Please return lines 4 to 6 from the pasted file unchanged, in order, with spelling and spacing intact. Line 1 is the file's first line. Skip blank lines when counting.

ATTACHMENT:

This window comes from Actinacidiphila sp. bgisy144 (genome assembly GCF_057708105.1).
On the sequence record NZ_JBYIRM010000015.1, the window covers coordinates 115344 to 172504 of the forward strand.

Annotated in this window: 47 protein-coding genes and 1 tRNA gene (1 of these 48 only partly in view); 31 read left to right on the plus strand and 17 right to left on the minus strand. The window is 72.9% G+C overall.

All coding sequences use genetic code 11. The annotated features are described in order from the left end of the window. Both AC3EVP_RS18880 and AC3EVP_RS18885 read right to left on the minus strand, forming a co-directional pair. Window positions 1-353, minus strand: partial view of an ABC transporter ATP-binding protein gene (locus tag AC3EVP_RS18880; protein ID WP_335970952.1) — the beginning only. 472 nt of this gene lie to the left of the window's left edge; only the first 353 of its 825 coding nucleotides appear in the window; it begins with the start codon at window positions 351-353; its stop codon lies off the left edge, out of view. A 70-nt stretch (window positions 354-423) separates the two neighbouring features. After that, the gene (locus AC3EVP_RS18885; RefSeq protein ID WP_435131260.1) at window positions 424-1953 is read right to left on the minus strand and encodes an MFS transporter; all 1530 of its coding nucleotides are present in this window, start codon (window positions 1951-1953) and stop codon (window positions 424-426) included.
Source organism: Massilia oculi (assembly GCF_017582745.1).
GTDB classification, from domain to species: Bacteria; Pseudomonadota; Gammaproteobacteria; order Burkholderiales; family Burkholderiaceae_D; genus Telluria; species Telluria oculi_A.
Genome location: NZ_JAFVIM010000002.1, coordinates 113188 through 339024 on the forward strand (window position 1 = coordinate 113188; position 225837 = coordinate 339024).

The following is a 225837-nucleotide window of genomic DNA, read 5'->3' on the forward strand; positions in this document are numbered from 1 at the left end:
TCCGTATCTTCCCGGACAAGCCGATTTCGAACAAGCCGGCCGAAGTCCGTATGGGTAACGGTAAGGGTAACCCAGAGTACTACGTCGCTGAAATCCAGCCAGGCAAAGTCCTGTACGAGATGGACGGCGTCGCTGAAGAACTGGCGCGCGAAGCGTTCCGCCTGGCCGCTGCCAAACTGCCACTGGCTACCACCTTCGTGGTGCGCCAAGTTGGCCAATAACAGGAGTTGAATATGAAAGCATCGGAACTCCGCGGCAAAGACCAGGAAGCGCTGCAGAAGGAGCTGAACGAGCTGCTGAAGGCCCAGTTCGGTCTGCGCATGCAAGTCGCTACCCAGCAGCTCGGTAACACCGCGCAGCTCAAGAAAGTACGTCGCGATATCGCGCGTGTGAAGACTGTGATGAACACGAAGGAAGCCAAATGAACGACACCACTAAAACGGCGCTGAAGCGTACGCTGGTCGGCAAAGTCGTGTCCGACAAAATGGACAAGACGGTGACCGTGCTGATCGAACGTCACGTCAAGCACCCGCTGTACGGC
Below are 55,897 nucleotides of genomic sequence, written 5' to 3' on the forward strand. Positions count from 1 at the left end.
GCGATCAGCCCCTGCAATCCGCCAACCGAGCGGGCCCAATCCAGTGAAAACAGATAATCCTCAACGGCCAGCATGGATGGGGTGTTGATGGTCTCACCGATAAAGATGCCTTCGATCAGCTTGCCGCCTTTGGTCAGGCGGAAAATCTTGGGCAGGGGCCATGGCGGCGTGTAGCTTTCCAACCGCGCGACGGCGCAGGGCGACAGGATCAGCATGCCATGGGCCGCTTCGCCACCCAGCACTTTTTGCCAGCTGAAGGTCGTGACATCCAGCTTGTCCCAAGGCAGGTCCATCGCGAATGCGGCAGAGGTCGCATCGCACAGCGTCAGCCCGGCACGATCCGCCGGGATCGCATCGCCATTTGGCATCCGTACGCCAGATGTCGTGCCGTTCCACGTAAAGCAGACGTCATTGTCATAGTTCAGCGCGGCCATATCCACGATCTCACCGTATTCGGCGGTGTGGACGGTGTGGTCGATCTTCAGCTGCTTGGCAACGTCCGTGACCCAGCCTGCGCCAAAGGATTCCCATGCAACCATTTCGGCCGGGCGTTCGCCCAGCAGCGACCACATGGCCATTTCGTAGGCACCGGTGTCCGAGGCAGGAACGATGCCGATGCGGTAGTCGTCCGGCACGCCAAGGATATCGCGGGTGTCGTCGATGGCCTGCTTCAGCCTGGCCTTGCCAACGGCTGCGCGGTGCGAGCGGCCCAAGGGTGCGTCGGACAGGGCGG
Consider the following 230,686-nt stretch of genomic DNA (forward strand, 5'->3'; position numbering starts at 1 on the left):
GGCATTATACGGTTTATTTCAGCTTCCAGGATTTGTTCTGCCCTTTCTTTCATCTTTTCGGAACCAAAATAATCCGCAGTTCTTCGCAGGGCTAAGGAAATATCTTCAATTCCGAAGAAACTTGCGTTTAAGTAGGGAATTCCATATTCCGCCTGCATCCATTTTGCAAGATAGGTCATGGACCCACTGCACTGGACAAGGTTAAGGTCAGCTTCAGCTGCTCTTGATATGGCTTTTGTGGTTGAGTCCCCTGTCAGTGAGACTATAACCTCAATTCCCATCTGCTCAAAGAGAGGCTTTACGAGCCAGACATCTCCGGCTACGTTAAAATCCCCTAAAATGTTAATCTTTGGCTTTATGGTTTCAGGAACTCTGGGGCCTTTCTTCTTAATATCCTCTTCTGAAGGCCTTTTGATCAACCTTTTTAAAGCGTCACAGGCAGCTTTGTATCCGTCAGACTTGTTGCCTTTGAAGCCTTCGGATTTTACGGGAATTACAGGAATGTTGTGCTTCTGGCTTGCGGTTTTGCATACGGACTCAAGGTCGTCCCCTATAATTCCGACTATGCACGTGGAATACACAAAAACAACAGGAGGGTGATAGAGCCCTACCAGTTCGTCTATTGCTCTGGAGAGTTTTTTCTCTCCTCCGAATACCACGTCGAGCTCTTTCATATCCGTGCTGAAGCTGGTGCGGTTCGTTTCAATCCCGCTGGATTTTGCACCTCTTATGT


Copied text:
All coding sequences use genetic code 11. The annotated features are described in order from the left end of the window. Both AC3EVP_RS18880 and AC3EVP_RS18885 read right to left on the minus strand, forming a co-directional pair. Window positions 1-353, minus strand: partial view of an ABC transporter ATP-binding protein gene (locus tag AC3EVP_RS18880; protein ID WP_335970952.1) — the beginning only. 472 nt of this gene lie to the left of the window's left edge; only the first 353 of its 825 coding nucleotides appear in the window; it begins with the start codon at window positions 351-353; its stop codon lies off the left edge, out of view. A 70-nt stretch (window positions 354-423) separates the two neighbouring features. After that, the gene (locus AC3EVP_RS18885; RefSeq protein ID WP_435131260.1) at window positions 424-1953 is read right to left on the minus strand and encodes an MFS transporter; all 1530 of its coding nucleotides are present in this window, start codon (window positions 1951-1953) and stop codon (window positions 424-426) included.
Source organism: Massilia oculi (assembly GCF_017582745.1).
GTDB classification, from domain to species: Bacteria; Pseudomonadota; Gammaproteobacteria; order Burkholderiales; family Burkholderiaceae_D; genus Telluria; species Telluria oculi_A.